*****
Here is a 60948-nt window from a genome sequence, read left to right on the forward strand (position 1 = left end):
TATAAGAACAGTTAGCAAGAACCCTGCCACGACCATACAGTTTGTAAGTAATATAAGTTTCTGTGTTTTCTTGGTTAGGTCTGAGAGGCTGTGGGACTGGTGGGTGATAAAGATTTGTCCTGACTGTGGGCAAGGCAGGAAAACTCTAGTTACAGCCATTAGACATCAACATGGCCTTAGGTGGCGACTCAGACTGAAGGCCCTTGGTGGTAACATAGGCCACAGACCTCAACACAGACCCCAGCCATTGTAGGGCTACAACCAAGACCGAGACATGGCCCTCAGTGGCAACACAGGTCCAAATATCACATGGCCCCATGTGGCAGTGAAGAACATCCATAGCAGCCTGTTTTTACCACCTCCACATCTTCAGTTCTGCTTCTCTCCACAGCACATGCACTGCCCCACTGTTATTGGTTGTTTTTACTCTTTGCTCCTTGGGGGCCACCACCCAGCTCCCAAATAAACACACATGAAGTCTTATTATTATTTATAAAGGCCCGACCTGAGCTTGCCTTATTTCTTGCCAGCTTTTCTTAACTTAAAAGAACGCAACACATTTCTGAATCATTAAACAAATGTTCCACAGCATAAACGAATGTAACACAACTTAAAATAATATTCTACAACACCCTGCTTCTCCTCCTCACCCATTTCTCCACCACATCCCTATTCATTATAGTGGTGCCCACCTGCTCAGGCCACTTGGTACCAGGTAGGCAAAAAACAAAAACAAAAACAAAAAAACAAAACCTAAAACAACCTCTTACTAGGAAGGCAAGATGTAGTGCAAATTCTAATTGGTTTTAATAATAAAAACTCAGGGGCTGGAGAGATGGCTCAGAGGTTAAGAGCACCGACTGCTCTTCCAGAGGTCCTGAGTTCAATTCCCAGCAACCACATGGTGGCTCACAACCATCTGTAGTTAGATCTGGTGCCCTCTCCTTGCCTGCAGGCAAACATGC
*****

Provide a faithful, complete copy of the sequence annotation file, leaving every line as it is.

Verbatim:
Here is a 60948-nt window from a genome sequence, read left to right on the forward strand (position 1 = left end):
TATAAGAACAGTTAGCAAGAACCCTGCCACGACCATACAGTTTGTAAGTAATATAAGTTTCTGTGTTTTCTTGGTTAGGTCTGAGAGGCTGTGGGACTGGTGGGTGATAAAGATTTGTCCTGACTGTGGGCAAGGCAGGAAAACTCTAGTTACAGCCATTAGACATCAACATGGCCTTAGGTGGCGACTCAGACTGAAGGCCCTTGGTGGTAACATAGGCCACAGACCTCAACACAGACCCCAGCCATTGTAGGGCTACAACCAAGACCGAGACATGGCCCTCAGTGGCAACACAGGTCCAAATATCACATGGCCCCATGTGGCAGTGAAGAACATCCATAGCAGCCTGTTTTTACCACCTCCACATCTTCAGTTCTGCTTCTCTCCACAGCACATGCACTGCCCCACTGTTATTGGTTGTTTTTACTCTTTGCTCCTTGGGGGCCACCACCCAGCTCCCAAATAAACACACATGAAGTCTTATTATTATTTATAAAGGCCCGACCTGAGCTTGCCTTATTTCTTGCCAGCTTTTCTTAACTTAAAAGAACGCAACACATTTCTGAATCATTAAACAAATGTTCCACAGCATAAACGAATGTAACACAACTTAAAATAATATTCTACAACACCCTGCTTCTCCTCCTCACCCATTTCTCCACCACATCCCTATTCATTATAGTGGTGCCCACCTGCTCAGGCCACTTGGTACCAGGTAGGCAAAAAACAAAAACAAAAACAAAAAAACAAAACCTAAAACAACCTCTTACTAGGAAGGCAAGATGTAGTGCAAATTCTAATTGGTTTTAATAATAAAAACTCAGGGGCTGGAGAGATGGCTCAGAGGTTAAGAGCACCGACTGCTCTTCCAGAGGTCCTGAGTTCAATTCCCAGCAACCACATGGTGGCTCACAACCATCTGTAGTTAGATCTGGTGCCCTCTCCTTGCCTGCAGGCAAACATGC